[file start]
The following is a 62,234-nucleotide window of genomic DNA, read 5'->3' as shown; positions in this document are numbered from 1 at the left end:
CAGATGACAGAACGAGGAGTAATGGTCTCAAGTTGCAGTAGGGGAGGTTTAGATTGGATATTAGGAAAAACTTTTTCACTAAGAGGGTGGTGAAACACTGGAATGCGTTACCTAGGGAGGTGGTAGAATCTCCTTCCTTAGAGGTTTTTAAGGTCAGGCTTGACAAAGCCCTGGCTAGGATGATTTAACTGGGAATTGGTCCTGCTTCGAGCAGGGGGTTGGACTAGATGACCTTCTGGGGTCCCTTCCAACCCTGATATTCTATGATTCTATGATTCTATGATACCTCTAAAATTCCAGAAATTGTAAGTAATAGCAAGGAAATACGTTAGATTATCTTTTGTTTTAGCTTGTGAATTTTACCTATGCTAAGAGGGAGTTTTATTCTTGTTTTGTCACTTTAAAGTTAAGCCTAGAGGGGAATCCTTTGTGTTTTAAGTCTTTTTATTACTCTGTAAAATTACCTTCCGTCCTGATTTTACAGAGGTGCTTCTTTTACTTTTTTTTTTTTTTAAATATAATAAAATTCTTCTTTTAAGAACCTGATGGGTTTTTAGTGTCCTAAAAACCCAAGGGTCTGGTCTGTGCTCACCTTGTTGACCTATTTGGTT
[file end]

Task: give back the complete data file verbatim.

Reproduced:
The following is a 62,234-nucleotide window of genomic DNA, read 5'->3' as shown; positions in this document are numbered from 1 at the left end:
CAGATGACAGAACGAGGAGTAATGGTCTCAAGTTGCAGTAGGGGAGGTTTAGATTGGATATTAGGAAAAACTTTTTCACTAAGAGGGTGGTGAAACACTGGAATGCGTTACCTAGGGAGGTGGTAGAATCTCCTTCCTTAGAGGTTTTTAAGGTCAGGCTTGACAAAGCCCTGGCTAGGATGATTTAACTGGGAATTGGTCCTGCTTCGAGCAGGGGGTTGGACTAGATGACCTTCTGGGGTCCCTTCCAACCCTGATATTCTATGATTCTATGATTCTATGATACCTCTAAAATTCCAGAAATTGTAAGTAATAGCAAGGAAATACGTTAGATTATCTTTTGTTTTAGCTTGTGAATTTTACCTATGCTAAGAGGGAGTTTTATTCTTGTTTTGTCACTTTAAAGTTAAGCCTAGAGGGGAATCCTTTGTGTTTTAAGTCTTTTTATTACTCTGTAAAATTACCTTCCGTCCTGATTTTACAGAGGTGCTTCTTTTACTTTTTTTTTTTTTTAAATATAATAAAATTCTTCTTTTAAGAACCTGATGGGTTTTTAGTGTCCTAAAAACCCAAGGGTCTGGTCTGTGCTCACCTTGTTGACCTATTTGGTT